The Ed Sheeran Copyright Trial, Explained
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Ed Sheeran was recently part of a copyright trial that has been playing out for several years. The trial was about whether Ed Sheeran copied parts of Marvin Gaye’s “Let’s Get It On” for his own song “Thinking Out Loud.” The trial has now ended, but what was the result? Read on below to find out.
What exactly were the allegations?
The prosecution in the trial was the family and heirs of Ed Townsend, a songwriter and producer who worked on Marvin Gaye’s album Let’s Get It On. The prosecution alleged that Sheeran copied parts of “Let’s Get It On,” the title track of the album, for his 2014 song “Thinking Out Loud.”
Townsend’s estate initially filed the suit against Sheeran way back in 2016, and the singer-songwriter has been dealing with the issue ever since. Sheeran was even forced to miss his grandmother’s funeral to stay at the trial.
The trial began on April 25th, 2023 at Manhattan Federal Court in New York City. In what may have been one of the main points that won his case, Ed Sheeran cleverly testified with his guitar in hand. He played the chords from “Thinking Out Loud” and noted that in addition to “Let’s Get It On,” there were many other songs that used the same basic chord progression. Sheeran even played a medley of 101 different songs that used the same chords, some from before Gaye and Townsend originally wrote “Let’s Get It On.”
Sheeran’s team argued that allowing the lawsuit to go through would attack the fundamental building blocks of music and songwriting and discourage creativity from artists. As they and many others have argued, no one should be able to copyright a rhythm or a chord progression, as it goes against the nature of music and creativity.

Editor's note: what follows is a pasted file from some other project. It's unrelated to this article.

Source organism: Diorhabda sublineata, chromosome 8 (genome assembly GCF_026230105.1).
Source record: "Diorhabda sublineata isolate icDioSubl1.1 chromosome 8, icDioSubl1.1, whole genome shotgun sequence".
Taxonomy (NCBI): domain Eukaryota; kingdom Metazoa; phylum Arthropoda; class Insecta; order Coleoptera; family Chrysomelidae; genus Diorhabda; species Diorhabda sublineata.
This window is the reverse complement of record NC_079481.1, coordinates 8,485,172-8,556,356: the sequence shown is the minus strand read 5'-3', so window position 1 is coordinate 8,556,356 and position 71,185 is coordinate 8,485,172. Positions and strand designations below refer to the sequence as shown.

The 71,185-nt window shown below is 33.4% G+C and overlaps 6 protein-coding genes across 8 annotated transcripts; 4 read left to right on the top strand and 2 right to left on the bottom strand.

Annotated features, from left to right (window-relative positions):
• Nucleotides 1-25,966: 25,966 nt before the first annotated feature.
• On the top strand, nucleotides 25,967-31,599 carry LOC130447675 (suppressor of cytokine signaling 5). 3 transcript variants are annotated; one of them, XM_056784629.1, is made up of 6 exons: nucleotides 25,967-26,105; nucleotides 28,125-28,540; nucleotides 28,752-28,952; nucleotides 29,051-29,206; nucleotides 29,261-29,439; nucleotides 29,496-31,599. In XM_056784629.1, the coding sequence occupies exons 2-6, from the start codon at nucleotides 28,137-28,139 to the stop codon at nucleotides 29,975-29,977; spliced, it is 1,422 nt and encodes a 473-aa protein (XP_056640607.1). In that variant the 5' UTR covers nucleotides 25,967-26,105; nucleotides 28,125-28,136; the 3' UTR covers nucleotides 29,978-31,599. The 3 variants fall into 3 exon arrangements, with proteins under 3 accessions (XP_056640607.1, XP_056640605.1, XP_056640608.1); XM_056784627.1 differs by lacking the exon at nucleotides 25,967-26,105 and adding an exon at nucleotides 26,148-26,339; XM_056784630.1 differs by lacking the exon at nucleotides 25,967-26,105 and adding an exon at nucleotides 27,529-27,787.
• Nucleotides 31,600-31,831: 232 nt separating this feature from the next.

Sheeran’s legal counsel, Ilene S. Farkas, argued toward the end of the trial that the case was one “that should have never been brought” in the first place. Throughout the trial, Sheeran and his legal team maintained that he and co-writer Amy Wadge had written the song entirely from scratch. Sheeran even stated that he would completely quit writing music if found guilty of copying the song.
The jury’s decision
On May 2, the jury found that Ed Sheeran did not copy parts of Gaye and Townsend’s song for use in “Thinking Out Loud.” Sheeran and others in the music industry have stated that this is a big win for all musicians in an era where copyright lawsuits like this seem so common.
What we learned
By all accounts, this entire trial seems to be nothing more than another baseless attempt to get money from a popular celebrity. In fact, a similar decision was reached in the recent trial of Gwyneth Paltrow, who was sued by a man who claimed she ran into and injured him in a skiing accident in 2016. The jury, in that case, found Paltrow not guilty and even ruled in favor of her countersuit. Hopefully, this is a step forward to keep these incidents from happening.